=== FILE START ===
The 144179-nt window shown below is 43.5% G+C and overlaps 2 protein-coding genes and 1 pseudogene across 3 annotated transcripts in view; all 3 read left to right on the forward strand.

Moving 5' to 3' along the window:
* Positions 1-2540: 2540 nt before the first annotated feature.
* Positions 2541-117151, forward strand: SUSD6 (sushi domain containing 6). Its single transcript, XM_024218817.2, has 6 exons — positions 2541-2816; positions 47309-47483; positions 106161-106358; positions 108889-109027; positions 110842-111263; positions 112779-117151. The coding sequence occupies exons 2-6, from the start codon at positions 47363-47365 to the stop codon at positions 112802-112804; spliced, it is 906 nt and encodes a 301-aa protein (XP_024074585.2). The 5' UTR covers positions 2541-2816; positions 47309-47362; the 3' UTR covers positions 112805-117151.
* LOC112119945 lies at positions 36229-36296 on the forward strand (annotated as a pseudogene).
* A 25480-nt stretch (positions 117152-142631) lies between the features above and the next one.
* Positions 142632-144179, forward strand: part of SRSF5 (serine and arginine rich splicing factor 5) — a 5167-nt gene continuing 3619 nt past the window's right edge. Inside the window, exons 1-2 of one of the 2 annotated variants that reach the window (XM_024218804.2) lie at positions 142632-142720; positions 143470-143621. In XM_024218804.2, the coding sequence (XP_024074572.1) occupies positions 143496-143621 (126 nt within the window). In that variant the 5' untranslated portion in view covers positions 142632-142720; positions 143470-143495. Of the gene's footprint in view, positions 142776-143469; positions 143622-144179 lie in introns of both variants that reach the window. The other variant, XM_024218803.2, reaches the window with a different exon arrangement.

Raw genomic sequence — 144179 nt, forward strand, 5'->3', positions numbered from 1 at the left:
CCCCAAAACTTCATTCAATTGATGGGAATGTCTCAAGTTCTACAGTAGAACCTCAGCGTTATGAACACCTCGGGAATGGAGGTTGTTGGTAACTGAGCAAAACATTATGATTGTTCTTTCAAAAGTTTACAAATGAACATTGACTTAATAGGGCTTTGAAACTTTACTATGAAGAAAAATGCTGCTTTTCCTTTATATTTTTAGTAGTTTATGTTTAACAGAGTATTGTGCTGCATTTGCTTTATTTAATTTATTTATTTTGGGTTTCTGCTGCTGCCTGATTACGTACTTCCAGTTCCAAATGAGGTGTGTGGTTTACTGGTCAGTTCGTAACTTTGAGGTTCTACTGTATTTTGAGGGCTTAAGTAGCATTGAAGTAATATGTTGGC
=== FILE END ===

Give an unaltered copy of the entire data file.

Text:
The 144179-nt window shown below is 43.5% G+C and overlaps 2 protein-coding genes and 1 pseudogene across 3 annotated transcripts in view; all 3 read left to right on the forward strand.

Moving 5' to 3' along the window:
* Positions 1-2540: 2540 nt before the first annotated feature.
* Positions 2541-117151, forward strand: SUSD6 (sushi domain containing 6). Its single transcript, XM_024218817.2, has 6 exons — positions 2541-2816; positions 47309-47483; positions 106161-106358; positions 108889-109027; positions 110842-111263; positions 112779-117151. The coding sequence occupies exons 2-6, from the start codon at positions 47363-47365 to the stop codon at positions 112802-112804; spliced, it is 906 nt and encodes a 301-aa protein (XP_024074585.2). The 5' UTR covers positions 2541-2816; positions 47309-47362; the 3' UTR covers positions 112805-117151.
* LOC112119945 lies at positions 36229-36296 on the forward strand (annotated as a pseudogene).
* A 25480-nt stretch (positions 117152-142631) lies between the features above and the next one.
* Positions 142632-144179, forward strand: part of SRSF5 (serine and arginine rich splicing factor 5) — a 5167-nt gene continuing 3619 nt past the window's right edge. Inside the window, exons 1-2 of one of the 2 annotated variants that reach the window (XM_024218804.2) lie at positions 142632-142720; positions 143470-143621. In XM_024218804.2, the coding sequence (XP_024074572.1) occupies positions 143496-143621 (126 nt within the window). In that variant the 5' untranslated portion in view covers positions 142632-142720; positions 143470-143495. Of the gene's footprint in view, positions 142776-143469; positions 143622-144179 lie in introns of both variants that reach the window. The other variant, XM_024218803.2, reaches the window with a different exon arrangement.

Raw genomic sequence — 144179 nt, forward strand, 5'->3', positions numbered from 1 at the left:
CCCCAAAACTTCATTCAATTGATGGGAATGTCTCAAGTTCTACAGTAGAACCTCAGCGTTATGAACACCTCGGGAATGGAGGTTGTTGGTAACTGAGCAAAACATTATGATTGTTCTTTCAAAAGTTTACAAATGAACATTGACTTAATAGGGCTTTGAAACTTTACTATGAAGAAAAATGCTGCTTTTCCTTTATATTTTTAGTAGTTTATGTTTAACAGAGTATTGTGCTGCATTTGCTTTATTTAATTTATTTATTTTGGGTTTCTGCTGCTGCCTGATTACGTACTTCCAGTTCCAAATGAGGTGTGTGGTTTACTGGTCAGTTCGTAACTTTGAGGTTCTACTGTATTTTGAGGGCTTAAGTAGCATTGAAGTAATATGTTGGC